Most of the PGs, TXs, and LTs have pro-inflammatory actions. AA, EPA and DHA also give rise to anti-inflammatory molecules: lipoxins (LXs), resolvins, and protectins (such as neuroprotectin D1). Thus, PUFAs form precursors to both pro- and anti-inflammatory molecules and the balance between these mutually antagonistic compounds could determine the final outcome of the disease process (see Figure 1). In addition, nitration of unsaturated fatty acids occurs leading to the formation of nitrolipids that stimulate smooth muscle relaxation, block platelet activation, inhibit human neutrophil functions and suppress inflammation [15, 16]. These studies suggest that PUFAs have important actions not only by themselves but also by giving raise to various biologically active compounds.

EFAs/PUFAs play a significant role in collagen vascular diseases, hypertension, diabetes mellitus, metabolic syndrome X, psoriasis, Alzheimer's disease, schizophrenia, depression, CHD, atherosclerosis, and cancer [1725]. In all these conditions, plasma and tissue levels of GLA, DGLA, AA, EPA, and DHA are significantly low compared to normal suggesting that EFA/PUFA deficiency either predisposes or initiates the onset of these diseases [5, 7, 1012, 1525]. EFAs/PUFAs play a significant role in such diverse conditions due to their ability to modulate cell membrane fluidity, possess second messenger action, influence angiotensin converting and HMG-CoA reductase enzymes, serve as ligands for nuclear receptors PPARs (peroxisome proliferator-activated receptors), LXR (liver X receptor), FXR (Farnesol X receptor), HNF-4α (hepatocyte nuclear factor-4α), enhance endothelial nitric oxide (eNO) generation, suppress leukocyte activation and production of pro-inflammatory cytokines IL-6 and TNF-α, prevent platelet aggregation, and regulate telomere length (reviewed in [26]). In addition, PUFAs form precursors to potent anti-inflammatory molecules: lipoxins, resolvins, and protectins that are essential to suppress inflammatory process and enhance healing [15, 16].

In this context, it is noteworthy that saturated fats, cholesterol, trans-fatty acids, alcohol, adrenaline, and glucocorticoids inhibit Δ6 and Δ5 desaturases; pyridoxine, zinc, nicotinic acid, and magnesium are co-factors for normal Δ6 desaturase activity; whereas insulin activates Δ6 desaturase; and diabetics, hypertensives, and those with hyperlipidemias have reduced Δ6 and Δ5 desaturase (Δ6 > Δ5) activities [15, 16]. The activity of Δ6 desaturase falls with age. Oncogenic viruses including hepatitis C virus and radiation inhibit Δ6 desaturase activity. Total fasting, protein deficiency, and a glucose-rich diet reduce, whereas fat-free diet and partial caloric restriction enhance Δ6 desaturase activity. Activity of Δ6 and Δ5 desaturases are regulated by sterol regulatory element binding protein-1 (SREBP-1) and peroxisome proliferator-activated receptor-α (PPAR-α), two reciprocal transcription factors for fatty acid metabolism, and some of their (SREBP-1 and PPAR-α) lipogenic functions are brought about by their action on PUFAs [27]. Interference with the metabolism of EFAs by saturated fats, cholesterol and trans fats, glucose, insulin deficiency, viruses, alcohol, and ageing reduces the formation of GLA, DGLA, AA, EPA, and DHA and their beneficial metabolites prostacyclin (PGI2), PGI3, lipoxins, resolvins, and protectins that could account for the initiation and progression of atherosclerosis, persistence of inflammation, CHD and failure of the healing process [15, 16, 19, 24].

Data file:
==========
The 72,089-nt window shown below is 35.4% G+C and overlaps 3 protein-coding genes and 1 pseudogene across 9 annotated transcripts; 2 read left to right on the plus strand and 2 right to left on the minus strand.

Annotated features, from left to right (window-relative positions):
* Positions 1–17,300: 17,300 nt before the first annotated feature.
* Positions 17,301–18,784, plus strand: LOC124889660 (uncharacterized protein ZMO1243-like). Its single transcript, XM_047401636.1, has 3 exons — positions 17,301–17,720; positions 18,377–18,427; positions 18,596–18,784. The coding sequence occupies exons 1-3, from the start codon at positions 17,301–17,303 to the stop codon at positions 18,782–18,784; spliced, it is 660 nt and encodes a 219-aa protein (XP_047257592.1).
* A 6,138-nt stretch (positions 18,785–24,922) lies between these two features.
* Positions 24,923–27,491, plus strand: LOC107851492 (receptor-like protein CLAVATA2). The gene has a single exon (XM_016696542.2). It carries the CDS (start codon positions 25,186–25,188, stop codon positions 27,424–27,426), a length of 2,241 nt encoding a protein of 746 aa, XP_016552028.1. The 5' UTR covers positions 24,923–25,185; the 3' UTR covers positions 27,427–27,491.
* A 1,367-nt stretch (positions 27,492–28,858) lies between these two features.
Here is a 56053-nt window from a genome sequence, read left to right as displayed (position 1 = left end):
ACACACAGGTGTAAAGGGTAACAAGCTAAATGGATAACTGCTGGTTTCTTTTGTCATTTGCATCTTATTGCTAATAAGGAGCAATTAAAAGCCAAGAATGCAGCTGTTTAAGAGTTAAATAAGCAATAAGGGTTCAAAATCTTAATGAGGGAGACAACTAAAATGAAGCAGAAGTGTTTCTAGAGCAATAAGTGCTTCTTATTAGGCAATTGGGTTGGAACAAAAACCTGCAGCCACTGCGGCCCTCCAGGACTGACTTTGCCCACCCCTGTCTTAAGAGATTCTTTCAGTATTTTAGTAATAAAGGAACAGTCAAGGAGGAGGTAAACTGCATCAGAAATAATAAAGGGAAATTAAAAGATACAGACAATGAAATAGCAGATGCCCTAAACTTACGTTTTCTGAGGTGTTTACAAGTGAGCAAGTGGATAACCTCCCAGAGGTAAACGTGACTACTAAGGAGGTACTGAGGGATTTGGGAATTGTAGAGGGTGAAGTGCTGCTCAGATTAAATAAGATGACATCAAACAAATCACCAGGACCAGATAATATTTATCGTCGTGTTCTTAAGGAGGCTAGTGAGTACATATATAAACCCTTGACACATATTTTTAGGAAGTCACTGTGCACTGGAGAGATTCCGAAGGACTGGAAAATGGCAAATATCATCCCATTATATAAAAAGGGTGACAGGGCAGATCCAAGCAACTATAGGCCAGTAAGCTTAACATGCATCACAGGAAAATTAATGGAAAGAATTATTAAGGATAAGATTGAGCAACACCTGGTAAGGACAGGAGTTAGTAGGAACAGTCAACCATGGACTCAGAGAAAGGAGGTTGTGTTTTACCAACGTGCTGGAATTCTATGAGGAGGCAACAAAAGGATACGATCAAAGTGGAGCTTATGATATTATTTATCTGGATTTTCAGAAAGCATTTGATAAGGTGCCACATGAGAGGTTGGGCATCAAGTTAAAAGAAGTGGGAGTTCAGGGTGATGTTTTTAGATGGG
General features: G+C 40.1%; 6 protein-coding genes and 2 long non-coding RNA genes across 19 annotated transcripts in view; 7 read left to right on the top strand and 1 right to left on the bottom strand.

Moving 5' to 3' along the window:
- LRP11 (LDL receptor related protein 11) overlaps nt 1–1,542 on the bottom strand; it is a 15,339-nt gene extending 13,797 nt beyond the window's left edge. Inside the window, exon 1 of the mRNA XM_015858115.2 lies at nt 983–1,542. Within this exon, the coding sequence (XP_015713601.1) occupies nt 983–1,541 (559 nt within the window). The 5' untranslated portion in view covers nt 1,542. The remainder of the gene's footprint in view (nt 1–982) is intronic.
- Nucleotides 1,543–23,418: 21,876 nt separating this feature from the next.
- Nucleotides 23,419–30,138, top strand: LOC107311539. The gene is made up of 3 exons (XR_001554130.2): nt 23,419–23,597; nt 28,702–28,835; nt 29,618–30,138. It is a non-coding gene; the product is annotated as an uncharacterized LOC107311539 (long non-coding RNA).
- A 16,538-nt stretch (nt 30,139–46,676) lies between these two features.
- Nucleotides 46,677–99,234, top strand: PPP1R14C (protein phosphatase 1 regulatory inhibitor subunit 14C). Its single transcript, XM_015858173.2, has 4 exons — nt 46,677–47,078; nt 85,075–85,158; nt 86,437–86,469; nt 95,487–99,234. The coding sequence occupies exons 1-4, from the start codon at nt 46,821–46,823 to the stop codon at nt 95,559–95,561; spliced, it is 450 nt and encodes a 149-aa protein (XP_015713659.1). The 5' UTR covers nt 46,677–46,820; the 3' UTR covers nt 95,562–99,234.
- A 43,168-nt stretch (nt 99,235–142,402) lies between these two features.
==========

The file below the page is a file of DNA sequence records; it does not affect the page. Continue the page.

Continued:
PUFAs have anti-bacterial, anti-viral, anti-fungal, anti-parasitic actions

LA, ALA, and AA have bacteriostatic effect on both gram-positive and gram-negative bacteria [28]. Both LA and AA can inactivate animal herpes, influenza, Sendai, and Sindbis virus within minutes of contact [29].

LA, AA, EPA, and DHA induced death of Plasmodium both in vitro and in vivo [3032]. An analog of myristic acid (14:0) showed selective toxicity to African Trypanosomes [33]. Prostaglandin E1 (PGE1) and PGA, derived from DGLA, AA, and EPA inhibited viral replication [34, 35]. These results suggest that PUFAs function as endogenous anti-bacterial, anti-parasitic, and anti-viral molecules [36, 37]. PUFAs augment the anti-bacterial actions of synthetic antibiotics against drug-resistant bacteria [38]. There is evidence to suggest that PUFAs can inactivate HIV (human immunodeficiency virus), an enveloped virus, and thus, is of benefit in AIDS (acquired immunodeficiency syndrome) [39, 40]. Patients with AIDS and intravenous drug abusers have low plasma phospholipid DGLA, AA and DHA concentrations that could favour the onset and development of AIDS [41, 42]. Lymphocytes and macrophages contain significant amounts of PUFAs and release them on appropriate stimulation. PUFAs stimulate NADPH-dependent superoxide production by macrophages, neutrophils and lymphocytes that has bactericidal action [43].